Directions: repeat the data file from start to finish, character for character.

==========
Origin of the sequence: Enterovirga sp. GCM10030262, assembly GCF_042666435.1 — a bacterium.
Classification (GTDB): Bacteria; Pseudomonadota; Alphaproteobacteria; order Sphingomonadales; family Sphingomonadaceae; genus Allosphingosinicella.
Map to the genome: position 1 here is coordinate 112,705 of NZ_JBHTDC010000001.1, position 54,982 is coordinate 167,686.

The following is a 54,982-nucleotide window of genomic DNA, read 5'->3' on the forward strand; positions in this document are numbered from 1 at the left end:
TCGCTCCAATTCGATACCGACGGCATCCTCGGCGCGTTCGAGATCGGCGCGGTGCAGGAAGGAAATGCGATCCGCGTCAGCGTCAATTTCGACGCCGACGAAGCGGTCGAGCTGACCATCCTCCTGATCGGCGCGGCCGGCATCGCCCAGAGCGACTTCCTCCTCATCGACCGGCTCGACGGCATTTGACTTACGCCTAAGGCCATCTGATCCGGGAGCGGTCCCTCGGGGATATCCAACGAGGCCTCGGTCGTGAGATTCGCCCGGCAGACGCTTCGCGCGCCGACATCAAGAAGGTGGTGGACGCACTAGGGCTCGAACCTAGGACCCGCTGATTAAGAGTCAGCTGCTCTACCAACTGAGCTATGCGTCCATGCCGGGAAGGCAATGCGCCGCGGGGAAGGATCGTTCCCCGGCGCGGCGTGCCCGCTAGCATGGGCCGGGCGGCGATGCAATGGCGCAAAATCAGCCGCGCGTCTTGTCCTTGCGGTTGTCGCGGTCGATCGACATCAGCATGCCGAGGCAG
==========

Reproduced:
Origin of the sequence: Enterovirga sp. GCM10030262, assembly GCF_042666435.1 — a bacterium.
Classification (GTDB): Bacteria; Pseudomonadota; Alphaproteobacteria; order Sphingomonadales; family Sphingomonadaceae; genus Allosphingosinicella.
Map to the genome: position 1 here is coordinate 112,705 of NZ_JBHTDC010000001.1, position 54,982 is coordinate 167,686.

The following is a 54,982-nucleotide window of genomic DNA, read 5'->3' on the forward strand; positions in this document are numbered from 1 at the left end:
TCGCTCCAATTCGATACCGACGGCATCCTCGGCGCGTTCGAGATCGGCGCGGTGCAGGAAGGAAATGCGATCCGCGTCAGCGTCAATTTCGACGCCGACGAAGCGGTCGAGCTGACCATCCTCCTGATCGGCGCGGCCGGCATCGCCCAGAGCGACTTCCTCCTCATCGACCGGCTCGACGGCATTTGACTTACGCCTAAGGCCATCTGATCCGGGAGCGGTCCCTCGGGGATATCCAACGAGGCCTCGGTCGTGAGATTCGCCCGGCAGACGCTTCGCGCGCCGACATCAAGAAGGTGGTGGACGCACTAGGGCTCGAACCTAGGACCCGCTGATTAAGAGTCAGCTGCTCTACCAACTGAGCTATGCGTCCATGCCGGGAAGGCAATGCGCCGCGGGGAAGGATCGTTCCCCGGCGCGGCGTGCCCGCTAGCATGGGCCGGGCGGCGATGCAATGGCGCAAAATCAGCCGCGCGTCTTGTCCTTGCGGTTGTCGCGGTCGATCGACATCAGCATGCCGAGGCAG